Often times, when there are tasks ahead that seem impossible to accomplish, I grit my teeth, weigh the pros and cons and still find myself in two minds. While I try to strategize to manage the situation, part of me also feels like avoiding it. My internal dialogue can, at different times, sway between self-demeaning and self-motivating.
However, when I am able to catch myself and ask the question, “What is God teaching me?”, it enables me to channel my thoughts and emotions towards God. When this is done, I find my will aligned to His. Only then, by faith, can I continue the journey on which He has called me to.
During my Devotional time, I came across an interesting character named Ebed-Melech (Jeremiah 38-39) who was an important court official in Jerusalem. He was a foreigner, an Ethiopian.
In Jeremiah 38, four court officials obtained the king’s permission to kill Jeremiah by casting him into a cistern because Jeremiah kept prophesying that Jerusalem would fall into the hands of the Babylonians. Upon hearing this, Ebed-melech, rushed to the palace to speak to the king about saving Jeremiah. The king agreed to Ebed-melech’s request and Jeremiah’s life was spared. By going against the decision of the other four officials, Ebed-melech was actually defying them and because of that, he and his family’s life would be in danger and possibly be the next target for these court officials.
Even though the odds were against Ebed-melech, he chose to believe that whatever God said through Jeremiah would come true. By saving Jeremiah, he was also stating that he was on Jeremiah’s side. So God promised Ebed-melech, “…but I will rescue you from those you fear so much. Because you trusted me, I will give you your life as a reward. I will rescue you and keep you safe. I, the LORD, have spoken!” (Jer 39:17-18 NLT)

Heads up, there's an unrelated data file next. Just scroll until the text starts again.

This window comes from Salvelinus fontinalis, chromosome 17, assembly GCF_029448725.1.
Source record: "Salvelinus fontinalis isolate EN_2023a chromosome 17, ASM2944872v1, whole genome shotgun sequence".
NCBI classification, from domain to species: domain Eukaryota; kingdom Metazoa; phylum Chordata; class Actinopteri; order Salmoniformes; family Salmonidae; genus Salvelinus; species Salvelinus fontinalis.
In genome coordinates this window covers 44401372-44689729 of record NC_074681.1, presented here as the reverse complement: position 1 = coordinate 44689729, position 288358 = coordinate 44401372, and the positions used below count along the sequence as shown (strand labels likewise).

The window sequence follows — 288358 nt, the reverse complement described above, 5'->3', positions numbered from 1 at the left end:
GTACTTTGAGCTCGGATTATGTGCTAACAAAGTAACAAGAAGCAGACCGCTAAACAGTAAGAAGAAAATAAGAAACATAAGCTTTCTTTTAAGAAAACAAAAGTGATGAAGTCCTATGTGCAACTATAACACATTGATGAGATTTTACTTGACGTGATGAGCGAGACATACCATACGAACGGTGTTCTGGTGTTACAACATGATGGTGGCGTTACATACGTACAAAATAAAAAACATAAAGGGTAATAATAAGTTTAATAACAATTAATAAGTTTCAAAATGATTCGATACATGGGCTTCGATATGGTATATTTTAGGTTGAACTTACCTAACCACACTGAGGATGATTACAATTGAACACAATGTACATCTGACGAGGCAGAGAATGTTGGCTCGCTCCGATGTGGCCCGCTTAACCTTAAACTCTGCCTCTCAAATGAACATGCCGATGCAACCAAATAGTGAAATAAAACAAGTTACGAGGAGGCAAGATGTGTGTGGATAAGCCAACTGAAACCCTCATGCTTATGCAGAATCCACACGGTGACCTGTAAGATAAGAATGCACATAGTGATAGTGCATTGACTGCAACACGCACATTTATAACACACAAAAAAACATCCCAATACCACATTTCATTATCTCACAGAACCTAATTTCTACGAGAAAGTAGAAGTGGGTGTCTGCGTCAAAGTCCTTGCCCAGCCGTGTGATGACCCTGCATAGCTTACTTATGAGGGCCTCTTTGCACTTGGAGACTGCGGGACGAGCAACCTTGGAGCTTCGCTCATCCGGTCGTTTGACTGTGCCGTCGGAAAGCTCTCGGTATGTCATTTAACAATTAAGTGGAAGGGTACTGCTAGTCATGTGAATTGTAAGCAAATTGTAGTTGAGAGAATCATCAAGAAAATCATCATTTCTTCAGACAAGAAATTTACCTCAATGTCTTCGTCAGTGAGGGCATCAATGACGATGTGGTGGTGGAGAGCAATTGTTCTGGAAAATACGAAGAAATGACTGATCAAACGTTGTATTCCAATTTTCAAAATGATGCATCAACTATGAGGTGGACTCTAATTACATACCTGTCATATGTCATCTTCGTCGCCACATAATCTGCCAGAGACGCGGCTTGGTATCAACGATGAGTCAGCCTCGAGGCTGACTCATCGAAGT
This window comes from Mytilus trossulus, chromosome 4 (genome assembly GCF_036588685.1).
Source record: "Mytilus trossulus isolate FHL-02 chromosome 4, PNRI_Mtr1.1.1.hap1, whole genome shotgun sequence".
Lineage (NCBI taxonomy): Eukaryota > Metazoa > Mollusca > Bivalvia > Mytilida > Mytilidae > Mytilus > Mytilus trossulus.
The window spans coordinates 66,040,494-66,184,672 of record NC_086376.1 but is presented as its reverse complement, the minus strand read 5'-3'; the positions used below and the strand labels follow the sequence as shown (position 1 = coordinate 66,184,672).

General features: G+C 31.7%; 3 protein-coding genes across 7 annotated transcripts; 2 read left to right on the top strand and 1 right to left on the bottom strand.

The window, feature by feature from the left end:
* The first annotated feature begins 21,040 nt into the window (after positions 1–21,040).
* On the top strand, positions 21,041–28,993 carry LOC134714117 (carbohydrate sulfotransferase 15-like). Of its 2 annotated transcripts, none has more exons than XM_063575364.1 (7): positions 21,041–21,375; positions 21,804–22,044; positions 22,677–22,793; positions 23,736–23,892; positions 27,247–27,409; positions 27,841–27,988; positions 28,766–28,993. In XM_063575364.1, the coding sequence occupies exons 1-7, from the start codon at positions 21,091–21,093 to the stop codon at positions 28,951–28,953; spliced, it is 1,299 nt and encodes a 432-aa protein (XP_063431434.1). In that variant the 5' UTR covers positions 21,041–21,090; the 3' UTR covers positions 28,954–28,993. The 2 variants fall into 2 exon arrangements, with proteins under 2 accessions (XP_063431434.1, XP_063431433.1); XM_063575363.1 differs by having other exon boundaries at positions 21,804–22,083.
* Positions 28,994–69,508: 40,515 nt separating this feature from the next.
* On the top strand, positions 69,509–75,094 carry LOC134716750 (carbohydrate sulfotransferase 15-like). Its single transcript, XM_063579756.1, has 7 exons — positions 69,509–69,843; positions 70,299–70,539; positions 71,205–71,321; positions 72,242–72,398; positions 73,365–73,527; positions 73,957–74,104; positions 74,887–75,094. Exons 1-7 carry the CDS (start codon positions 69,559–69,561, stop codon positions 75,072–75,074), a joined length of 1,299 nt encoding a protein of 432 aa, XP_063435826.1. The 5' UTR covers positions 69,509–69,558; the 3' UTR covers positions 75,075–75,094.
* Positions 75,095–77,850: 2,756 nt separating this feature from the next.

It is worth nothing though that these words of assurance only came a few years after Jeremiah was cast into the cistern; with Jerusalem falling under the siege of the cruel Babylonians (Jer 39:1-19). Ebed-melech’s belief that God would work for the betterment of those who trusted in Him held fast, even when the situation seemed impossible.
As I consider Ebed-melech’s life, I find myself asking if there are situations in my life where I can respond in similar ways – believing that God is in control, no matter how impossible the situation seems to be. I pray that all of us would be able to have a faith like that of Ebed-melech.
Habakkuk (a contemporary of Jeremiah who also foretold the impending Babylonian invasion) wrote, “but the righteous person will live by his faithfulness” (Hab 2:4b). “Faithfulness” can also mean firmness, steadfastness, fidelity — to keep faith.
It meant that that people of Jerusalem would live if they continued to keep their faith in God, even though God’s judgement was going to be carried out through the Babylonians (David Pawson’s exposition of Habakkuk).
May all of us continue persevering in our faith journey as we keep our eyes on Christ to see the impossible become a possibility.
By Elder Joey Hong